Using them as a stick to beat people who disagree with your claims that urging condom use is Catholic pastoral practice is, well, stooping pretty low.
Blogged by James Preece 1 Week ago...
Well, I don't know about modern living, but something has been keeping me busy these last few weeks and I'm not even sure what it was. Life just seems to have been a bit full lately and blogging is always at the bottom of the pile because, frankly, the wife and kiddies win evey time.
Meanwhile, Archbishop Vincent Nichols has been making some interesting comments..
"The Pope has led us to pay attention to the experiences of people," Archbishop Nichols told BBC Breakfast.
"On the one hand we must work to follow Christ, but on the other hand we have to face all of the ambitions of modern living."
On the one hand we must work to follow Christ, but on the other hand...
There is of course, nothing "modern" about ambition - in every age followers of Christ have had to choose between Christ and themselves.. Between the way of the cross and the way of personal ambition. The ambitions of the past might have been different but they were ambitions all the same.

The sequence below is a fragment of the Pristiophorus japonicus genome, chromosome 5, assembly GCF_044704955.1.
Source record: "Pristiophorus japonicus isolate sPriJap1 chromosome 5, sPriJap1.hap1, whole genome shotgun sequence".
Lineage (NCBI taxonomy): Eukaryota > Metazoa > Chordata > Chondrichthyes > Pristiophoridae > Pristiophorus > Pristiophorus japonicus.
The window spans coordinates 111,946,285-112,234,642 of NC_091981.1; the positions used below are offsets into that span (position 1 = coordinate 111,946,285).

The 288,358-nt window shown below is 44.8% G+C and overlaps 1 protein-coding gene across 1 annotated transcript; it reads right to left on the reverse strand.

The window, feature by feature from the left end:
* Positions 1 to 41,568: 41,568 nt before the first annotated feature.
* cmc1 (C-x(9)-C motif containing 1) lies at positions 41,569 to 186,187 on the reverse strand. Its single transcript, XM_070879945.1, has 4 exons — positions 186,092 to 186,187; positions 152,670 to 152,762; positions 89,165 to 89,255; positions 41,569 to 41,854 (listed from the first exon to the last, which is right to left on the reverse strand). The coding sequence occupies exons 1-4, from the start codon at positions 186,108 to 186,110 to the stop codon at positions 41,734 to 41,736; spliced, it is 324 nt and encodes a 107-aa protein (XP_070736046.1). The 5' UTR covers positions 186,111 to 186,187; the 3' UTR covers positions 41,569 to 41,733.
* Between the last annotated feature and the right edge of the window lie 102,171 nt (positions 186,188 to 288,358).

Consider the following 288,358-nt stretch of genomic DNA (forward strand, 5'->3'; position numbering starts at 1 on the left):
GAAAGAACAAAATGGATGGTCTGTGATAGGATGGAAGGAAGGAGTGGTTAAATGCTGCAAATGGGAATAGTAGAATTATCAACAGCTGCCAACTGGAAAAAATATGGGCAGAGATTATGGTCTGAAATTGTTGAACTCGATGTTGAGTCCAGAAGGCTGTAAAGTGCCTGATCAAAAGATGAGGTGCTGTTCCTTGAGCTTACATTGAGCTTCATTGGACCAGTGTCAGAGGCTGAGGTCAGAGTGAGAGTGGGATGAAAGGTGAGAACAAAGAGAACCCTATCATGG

It's like all the cartoons.. the little angel sits on one shoulder and somebody else sits on the other. On the one hand Christ, on the other hand... there is only one alternative. Anything opposed to Christ comes from the evil one.
There are people who will ignore the nose on their face and all it moderation. Look at James Preece getting carried away. What a nutter. Does he seriously think that an Archbishop could ever do anything.. wrong?
A couple of years ago when asked if the Church would change her teaching he said "Who knows what's down the road?" and now he's on BBC News telling us that his leadership of the Catholic Church in England and Wales is based around a compromise between Christ and ambition, between Christ and Satan.